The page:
Peace Finally Knocks Serbs Off Their Perch


Bosnian Serb soldiers have not budged from this mountaintop for more than 1,000 days, using it as a strategic command center for fighting in the contested Tuzla valley below.

The rebel soldiers have repelled ground attacks by Bosnian government troops, survived tank fire from U.N. peacekeepers and withstood two punishing aerial assaults by NATO warplanes, which blitzed the forested peak with a dozen bombs in September and October.

"We have been able to control the whole area from here," said Zoran, the Bosnian Serb commander of the pummeled outpost, which has a bird's-eye view of the Tuzla air base seven miles to the west. "We have been able to defend our people."

What three years of war were unable to accomplish on Mt. Vis, peace brought about Wednesday. The Bosnian Serbs agreed to pack up and hand over the mountaintop to U.S. soldiers, who will convert its muddy slopes into a remote base for NATO peacekeepers patrolling the so-called zone of separation between the warring sides.

"The war is over," Zoran told a group of visiting U.S. officers. "I am going back to my civilian life."

About half a dozen U.S. Humvees made the tortuous journey along mud roads to the outpost for the first meeting between the departing Bosnian Serbs and their mountaintop successors.

There were cigarettes, coffee and special vodka--even jokes. But beneath the cordial veneer, each side was tense, not knowing what to expect from the other.

"This is harder than anything I ever faced at the White House," said Maj. Bryan Roberts, who worked on the planning staffs for Vice President Al Gore and former Vice President Dan Quayle.

"I didn't believe this was possible at first," said Zoran, who declined to give his last name or rank. "Maybe I was a little afraid."

The Americans were escorted to the lookout base by a husky Serbian officer who rarely cracked a smile and insisted that their Bradley fighting vehicles be left behind. The Americans obliged, but balked at a request that journalists also be excluded.

"Most media don't fabricate stories but report what they see," Capt. Bob Ivy, commander of the U.S. unit, lectured his Serbian hosts. "For us, it is important to have the support of our people."

Once on top, the visitors were given a tour of the devastation caused by the North Atlantic Treaty Organization air strikes, including views of scalded treetops and mangled military fortifications. Zoran talked about casualties but offered no specifics.

"This used to be a shelter for my troops," he told his American guests, pointing to a deep crater amid a clearing of burned trees. "We were not guilty for that."

"The American Army is here now," said Ivy, whose unit will be stationed on the mountain beginning Friday. "We are trying to be impartial in implementing the peace agreement."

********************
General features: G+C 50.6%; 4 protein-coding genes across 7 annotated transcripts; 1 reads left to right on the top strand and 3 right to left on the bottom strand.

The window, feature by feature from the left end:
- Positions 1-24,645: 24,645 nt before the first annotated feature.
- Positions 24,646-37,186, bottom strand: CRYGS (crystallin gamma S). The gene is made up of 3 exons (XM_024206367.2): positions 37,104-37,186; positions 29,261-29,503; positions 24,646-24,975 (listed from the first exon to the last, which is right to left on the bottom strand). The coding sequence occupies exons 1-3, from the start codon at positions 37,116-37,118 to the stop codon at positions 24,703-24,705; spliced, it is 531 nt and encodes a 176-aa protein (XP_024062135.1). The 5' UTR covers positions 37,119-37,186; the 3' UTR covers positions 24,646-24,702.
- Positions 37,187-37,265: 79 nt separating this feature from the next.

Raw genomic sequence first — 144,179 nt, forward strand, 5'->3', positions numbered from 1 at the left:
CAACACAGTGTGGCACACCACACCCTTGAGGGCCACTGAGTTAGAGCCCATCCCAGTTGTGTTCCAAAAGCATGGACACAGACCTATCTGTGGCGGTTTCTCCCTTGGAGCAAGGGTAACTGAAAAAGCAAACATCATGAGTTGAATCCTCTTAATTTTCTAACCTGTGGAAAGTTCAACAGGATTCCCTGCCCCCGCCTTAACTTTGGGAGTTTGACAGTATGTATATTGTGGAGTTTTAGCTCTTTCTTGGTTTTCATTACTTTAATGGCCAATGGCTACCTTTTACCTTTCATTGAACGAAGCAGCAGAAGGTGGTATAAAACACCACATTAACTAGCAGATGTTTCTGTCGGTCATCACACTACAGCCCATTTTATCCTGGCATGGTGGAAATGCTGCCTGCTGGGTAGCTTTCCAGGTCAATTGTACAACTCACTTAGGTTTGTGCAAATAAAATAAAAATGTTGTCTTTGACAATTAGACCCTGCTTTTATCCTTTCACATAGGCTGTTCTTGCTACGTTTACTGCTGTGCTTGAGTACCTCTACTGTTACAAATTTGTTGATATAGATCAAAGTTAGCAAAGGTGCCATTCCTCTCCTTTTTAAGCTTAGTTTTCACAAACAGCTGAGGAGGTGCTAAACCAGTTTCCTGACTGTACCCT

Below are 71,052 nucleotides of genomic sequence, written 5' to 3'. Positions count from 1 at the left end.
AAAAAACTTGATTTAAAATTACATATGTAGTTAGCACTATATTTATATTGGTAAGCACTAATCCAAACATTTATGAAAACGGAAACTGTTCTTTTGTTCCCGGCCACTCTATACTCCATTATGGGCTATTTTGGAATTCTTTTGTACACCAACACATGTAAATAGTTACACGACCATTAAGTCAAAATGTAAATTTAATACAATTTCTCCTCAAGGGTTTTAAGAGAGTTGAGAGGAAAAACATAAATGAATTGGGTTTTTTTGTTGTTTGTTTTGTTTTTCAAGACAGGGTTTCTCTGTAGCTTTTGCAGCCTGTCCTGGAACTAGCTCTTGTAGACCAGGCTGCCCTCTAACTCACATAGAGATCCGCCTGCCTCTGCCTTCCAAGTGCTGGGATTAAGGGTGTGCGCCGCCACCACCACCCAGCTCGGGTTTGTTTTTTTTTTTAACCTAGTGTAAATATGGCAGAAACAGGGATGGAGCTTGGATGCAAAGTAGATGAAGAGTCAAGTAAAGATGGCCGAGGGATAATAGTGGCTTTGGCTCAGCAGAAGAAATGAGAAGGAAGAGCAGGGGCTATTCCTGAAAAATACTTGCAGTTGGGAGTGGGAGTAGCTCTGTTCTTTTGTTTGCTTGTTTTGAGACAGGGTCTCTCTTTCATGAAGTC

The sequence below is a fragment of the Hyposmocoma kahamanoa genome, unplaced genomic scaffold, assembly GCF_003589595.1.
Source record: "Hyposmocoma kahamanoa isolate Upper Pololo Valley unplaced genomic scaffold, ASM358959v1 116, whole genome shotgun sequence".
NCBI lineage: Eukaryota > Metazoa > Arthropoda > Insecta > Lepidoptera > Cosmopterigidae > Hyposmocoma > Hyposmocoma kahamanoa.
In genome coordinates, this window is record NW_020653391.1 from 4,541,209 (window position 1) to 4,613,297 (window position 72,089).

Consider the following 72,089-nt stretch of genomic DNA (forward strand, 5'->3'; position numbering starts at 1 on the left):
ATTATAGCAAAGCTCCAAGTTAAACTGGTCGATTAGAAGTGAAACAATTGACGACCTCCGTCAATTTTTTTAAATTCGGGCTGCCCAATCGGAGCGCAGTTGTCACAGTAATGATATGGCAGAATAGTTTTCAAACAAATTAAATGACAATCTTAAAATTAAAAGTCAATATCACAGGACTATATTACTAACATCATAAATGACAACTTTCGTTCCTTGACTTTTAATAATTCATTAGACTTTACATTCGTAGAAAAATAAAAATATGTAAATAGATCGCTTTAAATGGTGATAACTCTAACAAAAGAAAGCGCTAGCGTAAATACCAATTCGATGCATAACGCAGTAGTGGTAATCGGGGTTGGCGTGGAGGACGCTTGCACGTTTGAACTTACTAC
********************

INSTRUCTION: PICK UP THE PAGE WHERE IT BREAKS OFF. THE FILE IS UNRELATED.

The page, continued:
There was silence as the group passed the rubble. The smell of burning pine filled the air from smoldering dugouts recently set ablaze by Bosnian Serb soldiers. A small building of concrete blocks remained standing. Zoran suggested Ivy take it as his headquarters.

"It is a lucky building," he said. "Thousands of shells have been fired, but not one has hit it. . . . We are taking our stove with us, but we are leaving plenty of firewood behind."

The impromptu ceremony moved in an arc around the edge of the mountain, eventually settling at a picnic table covered in a blanket in a grove of pine trees. The occasional thud of a mine-sweeping team drowned out the conversation, which had turned to the basics of the peace accord negotiated in Dayton, Ohio.

Zoran asked Ivy if his troops will protect Bosnian Serbs who remain in the zone of separation, a no man's land about a mile wide required by the agreement. Ivy promised only to step in for emergencies, leaving everyday matters to the local police.

What will happen to Mt. Vis after the Americans leave? Ivy assured Zoran it would be returned to the Bosnian Serbs.

"He promised us," said Kico, another Bosnian Serb officer, turning to several American journalists. "You are our witnesses."

Ivy, looking a little nervous, tried to clarify that his job was to enforce the peace deal, not make political promises. "It is not my job to give up your land," Ivy said. "You have to negotiate now with the Muslims."

"After a year, the war will start again," one pessimistic Bosnian Serb soldier replied.

By midafternoon, the Americans returned to their Humvees for the trip back to their temporary camp in the shell of a meat-packing factory near the confrontation line. Once there, the officers let their guard down and compared notes about the toughest day in their new deployment.

"It was a minefield every step we took," Ivy said. "Everything we said, there was a danger of making a mistake. Hopefully not a profound one--one that you couldn't correct. But we all make mistakes."

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